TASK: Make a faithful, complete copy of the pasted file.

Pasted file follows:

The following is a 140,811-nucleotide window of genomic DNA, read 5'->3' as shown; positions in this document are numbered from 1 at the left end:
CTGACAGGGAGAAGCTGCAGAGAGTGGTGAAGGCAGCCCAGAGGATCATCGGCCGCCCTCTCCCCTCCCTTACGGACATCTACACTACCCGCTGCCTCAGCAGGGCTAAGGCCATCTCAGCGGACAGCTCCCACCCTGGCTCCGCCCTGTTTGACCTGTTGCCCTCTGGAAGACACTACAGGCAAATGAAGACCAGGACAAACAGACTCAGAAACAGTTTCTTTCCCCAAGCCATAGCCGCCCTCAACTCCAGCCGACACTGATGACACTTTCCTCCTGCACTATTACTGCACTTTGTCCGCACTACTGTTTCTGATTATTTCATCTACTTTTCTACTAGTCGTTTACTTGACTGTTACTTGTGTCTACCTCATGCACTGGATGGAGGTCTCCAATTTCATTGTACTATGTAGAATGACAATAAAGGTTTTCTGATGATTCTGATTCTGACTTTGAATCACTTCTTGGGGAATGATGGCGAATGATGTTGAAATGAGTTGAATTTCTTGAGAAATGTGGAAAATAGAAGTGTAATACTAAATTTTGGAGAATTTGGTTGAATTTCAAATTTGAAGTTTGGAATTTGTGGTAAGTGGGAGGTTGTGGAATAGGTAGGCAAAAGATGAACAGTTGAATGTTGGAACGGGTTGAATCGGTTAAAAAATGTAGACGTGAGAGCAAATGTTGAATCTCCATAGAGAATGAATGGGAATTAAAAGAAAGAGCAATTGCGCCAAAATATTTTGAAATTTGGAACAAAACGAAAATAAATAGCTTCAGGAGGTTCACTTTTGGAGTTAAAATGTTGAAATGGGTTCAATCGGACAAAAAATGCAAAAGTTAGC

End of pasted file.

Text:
The following is a 140,811-nucleotide window of genomic DNA, read 5'->3' as shown; positions in this document are numbered from 1 at the left end:
CTGACAGGGAGAAGCTGCAGAGAGTGGTGAAGGCAGCCCAGAGGATCATCGGCCGCCCTCTCCCCTCCCTTACGGACATCTACACTACCCGCTGCCTCAGCAGGGCTAAGGCCATCTCAGCGGACAGCTCCCACCCTGGCTCCGCCCTGTTTGACCTGTTGCCCTCTGGAAGACACTACAGGCAAATGAAGACCAGGACAAACAGACTCAGAAACAGTTTCTTTCCCCAAGCCATAGCCGCCCTCAACTCCAGCCGACACTGATGACACTTTCCTCCTGCACTATTACTGCACTTTGTCCGCACTACTGTTTCTGATTATTTCATCTACTTTTCTACTAGTCGTTTACTTGACTGTTACTTGTGTCTACCTCATGCACTGGATGGAGGTCTCCAATTTCATTGTACTATGTAGAATGACAATAAAGGTTTTCTGATGATTCTGATTCTGACTTTGAATCACTTCTTGGGGAATGATGGCGAATGATGTTGAAATGAGTTGAATTTCTTGAGAAATGTGGAAAATAGAAGTGTAATACTAAATTTTGGAGAATTTGGTTGAATTTCAAATTTGAAGTTTGGAATTTGTGGTAAGTGGGAGGTTGTGGAATAGGTAGGCAAAAGATGAACAGTTGAATGTTGGAACGGGTTGAATCGGTTAAAAAATGTAGACGTGAGAGCAAATGTTGAATCTCCATAGAGAATGAATGGGAATTAAAAGAAAGAGCAATTGCGCCAAAATATTTTGAAATTTGGAACAAAACGAAAATAAATAGCTTCAGGAGGTTCACTTTTGGAGTTAAAATGTTGAAATGGGTTCAATCGGACAAAAAATGCAAAAGTTAGC